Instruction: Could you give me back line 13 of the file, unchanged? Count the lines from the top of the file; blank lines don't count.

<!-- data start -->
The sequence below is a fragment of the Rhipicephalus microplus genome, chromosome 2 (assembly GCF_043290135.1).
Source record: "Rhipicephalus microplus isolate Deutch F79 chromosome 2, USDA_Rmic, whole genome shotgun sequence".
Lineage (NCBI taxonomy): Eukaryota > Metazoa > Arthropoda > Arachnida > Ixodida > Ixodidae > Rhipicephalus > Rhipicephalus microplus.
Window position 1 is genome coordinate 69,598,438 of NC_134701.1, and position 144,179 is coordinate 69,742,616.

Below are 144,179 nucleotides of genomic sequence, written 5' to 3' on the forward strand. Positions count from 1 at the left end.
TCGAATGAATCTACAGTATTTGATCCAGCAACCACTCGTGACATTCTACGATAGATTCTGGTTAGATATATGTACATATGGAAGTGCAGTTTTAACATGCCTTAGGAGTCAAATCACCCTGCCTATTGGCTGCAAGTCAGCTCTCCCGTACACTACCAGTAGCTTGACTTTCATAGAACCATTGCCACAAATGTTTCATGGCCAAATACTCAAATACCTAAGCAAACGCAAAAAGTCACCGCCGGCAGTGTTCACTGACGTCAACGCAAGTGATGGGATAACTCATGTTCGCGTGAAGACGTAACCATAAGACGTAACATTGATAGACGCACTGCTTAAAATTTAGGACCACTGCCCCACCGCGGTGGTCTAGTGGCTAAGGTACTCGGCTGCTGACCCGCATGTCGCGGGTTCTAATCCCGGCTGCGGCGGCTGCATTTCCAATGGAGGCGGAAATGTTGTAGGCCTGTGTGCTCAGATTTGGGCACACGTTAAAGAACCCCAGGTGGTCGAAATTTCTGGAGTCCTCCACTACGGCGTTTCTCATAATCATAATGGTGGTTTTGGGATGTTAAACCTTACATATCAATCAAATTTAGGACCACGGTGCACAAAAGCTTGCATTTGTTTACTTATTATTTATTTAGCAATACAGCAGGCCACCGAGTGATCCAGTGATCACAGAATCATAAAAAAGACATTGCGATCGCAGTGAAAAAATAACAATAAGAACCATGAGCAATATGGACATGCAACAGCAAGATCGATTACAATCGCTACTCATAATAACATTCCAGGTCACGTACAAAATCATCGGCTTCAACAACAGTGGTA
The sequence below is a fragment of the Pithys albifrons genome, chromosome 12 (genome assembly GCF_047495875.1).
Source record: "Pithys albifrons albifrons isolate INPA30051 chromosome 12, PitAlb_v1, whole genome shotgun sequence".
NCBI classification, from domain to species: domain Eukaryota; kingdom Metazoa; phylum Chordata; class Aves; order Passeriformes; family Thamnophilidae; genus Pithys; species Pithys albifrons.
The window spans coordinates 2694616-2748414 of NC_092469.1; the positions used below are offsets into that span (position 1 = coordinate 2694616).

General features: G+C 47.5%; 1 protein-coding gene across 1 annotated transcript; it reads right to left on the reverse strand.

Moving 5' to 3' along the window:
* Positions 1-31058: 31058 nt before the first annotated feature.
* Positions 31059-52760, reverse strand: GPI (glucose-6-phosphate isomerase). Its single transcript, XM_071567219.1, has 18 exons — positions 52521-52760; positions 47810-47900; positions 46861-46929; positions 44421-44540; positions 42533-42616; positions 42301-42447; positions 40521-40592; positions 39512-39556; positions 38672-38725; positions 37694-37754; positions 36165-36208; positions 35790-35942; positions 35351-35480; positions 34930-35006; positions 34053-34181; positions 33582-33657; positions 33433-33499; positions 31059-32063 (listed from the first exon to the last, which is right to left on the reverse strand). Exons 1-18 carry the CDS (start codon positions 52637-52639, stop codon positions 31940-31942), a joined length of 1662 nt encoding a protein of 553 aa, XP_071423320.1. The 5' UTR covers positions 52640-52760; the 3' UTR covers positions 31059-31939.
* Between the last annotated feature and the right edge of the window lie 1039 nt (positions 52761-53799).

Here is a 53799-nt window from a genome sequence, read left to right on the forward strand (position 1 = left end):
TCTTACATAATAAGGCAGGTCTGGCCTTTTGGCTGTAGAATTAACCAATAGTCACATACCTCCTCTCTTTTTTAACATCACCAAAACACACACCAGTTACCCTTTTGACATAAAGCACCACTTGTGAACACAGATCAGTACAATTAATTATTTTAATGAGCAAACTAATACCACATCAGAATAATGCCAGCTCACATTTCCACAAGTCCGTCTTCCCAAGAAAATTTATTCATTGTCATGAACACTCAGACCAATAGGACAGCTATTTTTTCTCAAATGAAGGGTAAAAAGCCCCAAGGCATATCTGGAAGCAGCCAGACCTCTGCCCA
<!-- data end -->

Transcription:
* Positions 1-31058: 31058 nt before the first annotated feature.